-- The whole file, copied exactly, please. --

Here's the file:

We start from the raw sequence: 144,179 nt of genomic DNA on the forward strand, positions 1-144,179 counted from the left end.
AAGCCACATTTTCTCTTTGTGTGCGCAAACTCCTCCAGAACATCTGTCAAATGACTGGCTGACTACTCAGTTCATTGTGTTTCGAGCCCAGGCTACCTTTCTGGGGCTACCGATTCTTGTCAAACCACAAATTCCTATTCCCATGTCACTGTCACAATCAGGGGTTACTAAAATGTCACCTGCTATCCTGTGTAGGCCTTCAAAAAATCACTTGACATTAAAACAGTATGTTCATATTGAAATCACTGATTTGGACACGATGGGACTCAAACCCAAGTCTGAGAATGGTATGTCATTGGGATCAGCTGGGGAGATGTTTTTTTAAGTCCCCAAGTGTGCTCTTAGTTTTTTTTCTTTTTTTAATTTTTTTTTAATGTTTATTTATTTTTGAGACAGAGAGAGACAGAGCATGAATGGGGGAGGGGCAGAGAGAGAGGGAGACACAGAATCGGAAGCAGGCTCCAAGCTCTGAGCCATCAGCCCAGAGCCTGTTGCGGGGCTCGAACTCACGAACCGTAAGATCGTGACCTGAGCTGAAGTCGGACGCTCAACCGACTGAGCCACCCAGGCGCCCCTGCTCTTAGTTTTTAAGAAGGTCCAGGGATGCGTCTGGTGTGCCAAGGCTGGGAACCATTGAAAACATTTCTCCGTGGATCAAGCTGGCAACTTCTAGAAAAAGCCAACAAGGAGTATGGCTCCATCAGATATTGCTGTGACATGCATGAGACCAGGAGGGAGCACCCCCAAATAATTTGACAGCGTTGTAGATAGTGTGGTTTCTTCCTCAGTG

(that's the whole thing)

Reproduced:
We start from the raw sequence: 144,179 nt of genomic DNA on the forward strand, positions 1-144,179 counted from the left end.
AAGCCACATTTTCTCTTTGTGTGCGCAAACTCCTCCAGAACATCTGTCAAATGACTGGCTGACTACTCAGTTCATTGTGTTTCGAGCCCAGGCTACCTTTCTGGGGCTACCGATTCTTGTCAAACCACAAATTCCTATTCCCATGTCACTGTCACAATCAGGGGTTACTAAAATGTCACCTGCTATCCTGTGTAGGCCTTCAAAAAATCACTTGACATTAAAACAGTATGTTCATATTGAAATCACTGATTTGGACACGATGGGACTCAAACCCAAGTCTGAGAATGGTATGTCATTGGGATCAGCTGGGGAGATGTTTTTTTAAGTCCCCAAGTGTGCTCTTAGTTTTTTTTCTTTTTTTAATTTTTTTTTAATGTTTATTTATTTTTGAGACAGAGAGAGACAGAGCATGAATGGGGGAGGGGCAGAGAGAGAGGGAGACACAGAATCGGAAGCAGGCTCCAAGCTCTGAGCCATCAGCCCAGAGCCTGTTGCGGGGCTCGAACTCACGAACCGTAAGATCGTGACCTGAGCTGAAGTCGGACGCTCAACCGACTGAGCCACCCAGGCGCCCCTGCTCTTAGTTTTTAAGAAGGTCCAGGGATGCGTCTGGTGTGCCAAGGCTGGGAACCATTGAAAACATTTCTCCGTGGATCAAGCTGGCAACTTCTAGAAAAAGCCAACAAGGAGTATGGCTCCATCAGATATTGCTGTGACATGCATGAGACCAGGAGGGAGCACCCCCAAATAATTTGACAGCGTTGTAGATAGTGTGGTTTCTTCCTCAGTG